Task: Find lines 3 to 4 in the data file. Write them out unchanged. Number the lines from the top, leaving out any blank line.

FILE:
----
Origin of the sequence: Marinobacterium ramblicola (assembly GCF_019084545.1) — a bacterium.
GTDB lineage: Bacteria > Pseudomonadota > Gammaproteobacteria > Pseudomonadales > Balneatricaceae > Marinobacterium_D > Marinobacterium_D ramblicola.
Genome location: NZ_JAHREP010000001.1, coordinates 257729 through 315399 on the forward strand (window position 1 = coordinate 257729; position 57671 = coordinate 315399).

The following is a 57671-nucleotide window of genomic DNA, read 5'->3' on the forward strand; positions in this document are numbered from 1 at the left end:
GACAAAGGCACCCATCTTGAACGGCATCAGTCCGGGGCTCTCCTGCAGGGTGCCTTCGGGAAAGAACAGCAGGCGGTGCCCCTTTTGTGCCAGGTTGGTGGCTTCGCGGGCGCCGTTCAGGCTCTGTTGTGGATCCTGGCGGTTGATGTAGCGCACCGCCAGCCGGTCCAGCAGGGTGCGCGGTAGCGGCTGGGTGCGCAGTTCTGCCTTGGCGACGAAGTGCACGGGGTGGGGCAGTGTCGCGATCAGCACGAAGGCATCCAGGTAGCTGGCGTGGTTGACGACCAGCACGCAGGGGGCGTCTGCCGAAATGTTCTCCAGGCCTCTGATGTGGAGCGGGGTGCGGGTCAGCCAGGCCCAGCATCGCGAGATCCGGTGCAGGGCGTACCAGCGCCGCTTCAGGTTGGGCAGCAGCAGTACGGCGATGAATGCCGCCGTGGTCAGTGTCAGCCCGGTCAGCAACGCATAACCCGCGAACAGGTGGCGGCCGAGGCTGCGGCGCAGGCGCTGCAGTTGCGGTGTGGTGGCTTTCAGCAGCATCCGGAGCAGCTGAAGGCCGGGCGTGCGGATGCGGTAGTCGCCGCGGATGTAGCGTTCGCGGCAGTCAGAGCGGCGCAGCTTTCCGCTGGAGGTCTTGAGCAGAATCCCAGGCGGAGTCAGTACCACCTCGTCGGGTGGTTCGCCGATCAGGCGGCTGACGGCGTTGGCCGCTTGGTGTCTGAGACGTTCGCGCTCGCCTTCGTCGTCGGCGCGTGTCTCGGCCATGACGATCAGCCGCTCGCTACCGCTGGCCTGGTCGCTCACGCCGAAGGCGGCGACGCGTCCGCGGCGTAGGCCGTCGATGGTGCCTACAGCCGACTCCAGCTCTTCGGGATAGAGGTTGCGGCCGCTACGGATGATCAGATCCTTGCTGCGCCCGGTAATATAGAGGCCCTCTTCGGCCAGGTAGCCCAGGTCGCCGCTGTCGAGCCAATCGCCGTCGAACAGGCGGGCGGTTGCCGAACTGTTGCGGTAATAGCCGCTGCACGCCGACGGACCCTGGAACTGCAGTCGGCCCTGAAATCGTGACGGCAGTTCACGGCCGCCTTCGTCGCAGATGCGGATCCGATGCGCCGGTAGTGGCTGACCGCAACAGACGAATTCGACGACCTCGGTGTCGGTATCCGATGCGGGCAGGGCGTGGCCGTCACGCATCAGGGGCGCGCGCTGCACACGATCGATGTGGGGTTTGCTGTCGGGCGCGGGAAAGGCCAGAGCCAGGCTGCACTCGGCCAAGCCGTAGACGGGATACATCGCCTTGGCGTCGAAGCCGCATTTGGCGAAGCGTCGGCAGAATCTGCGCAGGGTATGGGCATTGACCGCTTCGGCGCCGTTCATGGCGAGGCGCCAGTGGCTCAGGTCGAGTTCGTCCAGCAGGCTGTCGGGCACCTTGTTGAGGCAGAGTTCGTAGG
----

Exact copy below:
Genome location: NZ_JAHREP010000001.1, coordinates 257729 through 315399 on the forward strand (window position 1 = coordinate 257729; position 57671 = coordinate 315399).

The following is a 57671-nucleotide window of genomic DNA, read 5'->3' on the forward strand; positions in this document are numbered from 1 at the left end: